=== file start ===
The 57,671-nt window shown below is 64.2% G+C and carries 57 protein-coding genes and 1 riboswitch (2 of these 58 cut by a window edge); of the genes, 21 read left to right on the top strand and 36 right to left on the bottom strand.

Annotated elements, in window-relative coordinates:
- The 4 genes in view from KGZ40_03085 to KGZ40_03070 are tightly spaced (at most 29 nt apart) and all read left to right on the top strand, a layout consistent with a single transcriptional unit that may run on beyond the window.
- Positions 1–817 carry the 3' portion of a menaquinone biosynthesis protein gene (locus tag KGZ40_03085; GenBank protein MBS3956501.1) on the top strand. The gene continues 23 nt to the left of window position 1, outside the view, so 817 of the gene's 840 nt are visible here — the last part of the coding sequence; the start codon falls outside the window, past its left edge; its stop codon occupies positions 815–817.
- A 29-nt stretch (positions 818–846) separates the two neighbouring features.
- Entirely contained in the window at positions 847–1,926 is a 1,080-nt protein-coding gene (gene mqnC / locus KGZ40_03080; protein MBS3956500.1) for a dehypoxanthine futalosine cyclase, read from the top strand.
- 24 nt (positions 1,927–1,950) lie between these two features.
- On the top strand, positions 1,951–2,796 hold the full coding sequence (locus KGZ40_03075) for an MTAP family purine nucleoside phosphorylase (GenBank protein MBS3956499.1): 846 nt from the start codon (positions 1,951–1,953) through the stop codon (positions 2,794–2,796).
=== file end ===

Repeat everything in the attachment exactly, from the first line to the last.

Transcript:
The 57,671-nt window shown below is 64.2% G+C and carries 57 protein-coding genes and 1 riboswitch (2 of these 58 cut by a window edge); of the genes, 21 read left to right on the top strand and 36 right to left on the bottom strand.

Annotated elements, in window-relative coordinates:
- The 4 genes in view from KGZ40_03085 to KGZ40_03070 are tightly spaced (at most 29 nt apart) and all read left to right on the top strand, a layout consistent with a single transcriptional unit that may run on beyond the window.
- Positions 1–817 carry the 3' portion of a menaquinone biosynthesis protein gene (locus tag KGZ40_03085; GenBank protein MBS3956501.1) on the top strand. The gene continues 23 nt to the left of window position 1, outside the view, so 817 of the gene's 840 nt are visible here — the last part of the coding sequence; the start codon falls outside the window, past its left edge; its stop codon occupies positions 815–817.
- A 29-nt stretch (positions 818–846) separates the two neighbouring features.
- Entirely contained in the window at positions 847–1,926 is a 1,080-nt protein-coding gene (gene mqnC / locus KGZ40_03080; protein MBS3956500.1) for a dehypoxanthine futalosine cyclase, read from the top strand.
- 24 nt (positions 1,927–1,950) lie between these two features.
- On the top strand, positions 1,951–2,796 hold the full coding sequence (locus KGZ40_03075) for an MTAP family purine nucleoside phosphorylase (GenBank protein MBS3956499.1): 846 nt from the start codon (positions 1,951–1,953) through the stop codon (positions 2,794–2,796).